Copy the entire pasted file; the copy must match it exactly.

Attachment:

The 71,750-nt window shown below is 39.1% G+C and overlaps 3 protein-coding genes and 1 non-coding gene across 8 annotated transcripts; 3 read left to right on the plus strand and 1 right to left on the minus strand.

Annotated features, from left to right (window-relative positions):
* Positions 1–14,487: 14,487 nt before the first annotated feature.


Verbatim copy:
The 71,750-nt window shown below is 39.1% G+C and overlaps 3 protein-coding genes and 1 non-coding gene across 8 annotated transcripts; 3 read left to right on the plus strand and 1 right to left on the minus strand.

Annotated features, from left to right (window-relative positions):
* Positions 1–14,487: 14,487 nt before the first annotated feature.